Far from being a useful skill, our ability to think quickly, combined with unconscious bias and social mobility challenges are preventing diversity in recruitment, according to a panel of experts who spoke at a seminar organised by WCN, the leading UK and global e-Recruitment software provider.

Over 40 major organisations including HSBC, the Ministry of Justice, HMRC and Royal Mail Group, gathered at the Victory Services Club, London, to hear the latest developments in improving diversity in recruitment. The speakers included Dan Robertson, Diversity & Inclusion Director, Employers Network for Equality & Inclusion and Philip Wilson, Chief Psychologist & Chief Assessor, Civil Service Fast Stream who shared views on the diversity challenge and reaching out to under-represented groups. Mark Houlihan, Business Development Manager at WCN then addressed ‘How e-Recruitment technology can help’.

Robertson stated that we all have a habit of fast thinking – which quickly leads to poor decisions and bias. Unconscious bias is triggered and enacted upon in between 30 and 100 milliseconds. In contrast conscious thinking takes 300 milliseconds to even begin processing.

Robertson also talked about how most of us have a bias blind spot; we can see everyone else’s bias, but not our own. “Affinity bias, leads us to favour people who are like us. It creates commonness which leads to comfort and this leads us to assume competence, as we resonate with the individual. It is this issue that affects all the diversity issues such as gender, ethnicity, social background, accent, nationality, sexual orientation and disability,” he remarked.

“We look to confirm our initial impressions and expectations, screening out information which does not fit the expectation and filling gaps with our default information. For a de-bias approach companies need to consider how ambiguous the information was that helped form that impression of the candidate. Where applicable, each interviewer should score the candidate independently, before all scores are compared by the panel as a whole. Plus there should be no pressure when making the decision.”

Philip Wilson, Chief Psychologist & Chief Assessor, Civil Service Fast Stream agreed that our unconscious blind spots play a major part in recruitment issues, but also restricted social mobility is a major contributor and acts as a barrier to professional progression. “Although the trend is declining”, stated Wilson. “Socio-economic barriers prevent companies from recruiting from a wider pool.”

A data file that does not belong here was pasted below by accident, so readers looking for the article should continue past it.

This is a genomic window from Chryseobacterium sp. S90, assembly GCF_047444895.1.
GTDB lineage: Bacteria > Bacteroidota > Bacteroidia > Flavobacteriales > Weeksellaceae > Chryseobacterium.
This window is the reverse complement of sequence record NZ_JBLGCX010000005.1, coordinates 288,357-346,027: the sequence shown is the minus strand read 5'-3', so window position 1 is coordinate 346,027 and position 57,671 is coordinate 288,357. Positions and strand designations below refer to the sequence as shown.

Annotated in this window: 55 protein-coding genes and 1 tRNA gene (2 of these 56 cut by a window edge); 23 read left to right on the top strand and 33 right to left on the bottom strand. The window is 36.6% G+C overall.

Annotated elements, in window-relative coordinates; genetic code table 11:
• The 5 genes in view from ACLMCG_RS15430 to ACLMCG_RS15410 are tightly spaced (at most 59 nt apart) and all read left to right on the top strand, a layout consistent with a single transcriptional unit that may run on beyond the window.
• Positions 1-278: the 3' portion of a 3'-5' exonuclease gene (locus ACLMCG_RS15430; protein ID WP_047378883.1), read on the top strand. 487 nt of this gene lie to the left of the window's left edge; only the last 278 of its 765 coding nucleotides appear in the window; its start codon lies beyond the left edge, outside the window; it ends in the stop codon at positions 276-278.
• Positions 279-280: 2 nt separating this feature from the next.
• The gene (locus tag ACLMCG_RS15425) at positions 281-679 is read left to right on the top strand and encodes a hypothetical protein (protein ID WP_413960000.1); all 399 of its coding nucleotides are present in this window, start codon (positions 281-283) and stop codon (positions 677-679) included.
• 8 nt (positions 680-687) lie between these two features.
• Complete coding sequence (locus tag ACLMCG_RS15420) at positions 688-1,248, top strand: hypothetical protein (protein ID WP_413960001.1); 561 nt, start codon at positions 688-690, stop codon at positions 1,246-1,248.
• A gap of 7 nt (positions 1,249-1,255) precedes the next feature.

Wilson demonstrated this by showing that despite a small proportion of UK population attending public or independent schools, 75% of UK judges are from such schools, and the same is true for top barristers (68%) and medics (51%).

“Promoting diversity has many elements and can be a complex challenge for any organisation, but new interventions like social media will attract a wider cross section. The proportion of minorities on Facebook is increasing,” remarked Wilson.

Wilson went onto explain how the Civil Service is working to create a representative workforce. Trying to reach out to those who would not otherwise consider a career in government, it has carried out a summer diversity programme giving minority groups project-related work, ranging from research, to shadowing senior civil servants and attending critical meetings.

“The department’s appraisal of the interns was positive, and the project-related work received great feedback with 85% stating they would apply for a job at Civil Service Fast Stream,” added Wilson.

Mark Houlihan, Business Development Manager at WCN explained how e-Recruitment technology has the ability to make recruitment more accessible to disabled candidates. Candidates can complete much of the job seeking process from the comfort of their home environment, or apply via a Guaranteed Interview Scheme within the system.

“Just as you must design your website to be viewable in a variety of web browsers, you must also design it to be readable by a variety of screen readers – applicants should be able to adjust the text size, and screen contrast. Plus the solutions can be configured up to AAA accessibility – making the web content accessible to people with disabilities.” said Houlihan.

Lastly he made the point that e-Recruitment is not only key to providing MI to measure the success of any diversity programmes, but facilitates the identification of diversity issues in real time so reasonable adjustments can be made within the current recruitment process – giving fair access to all.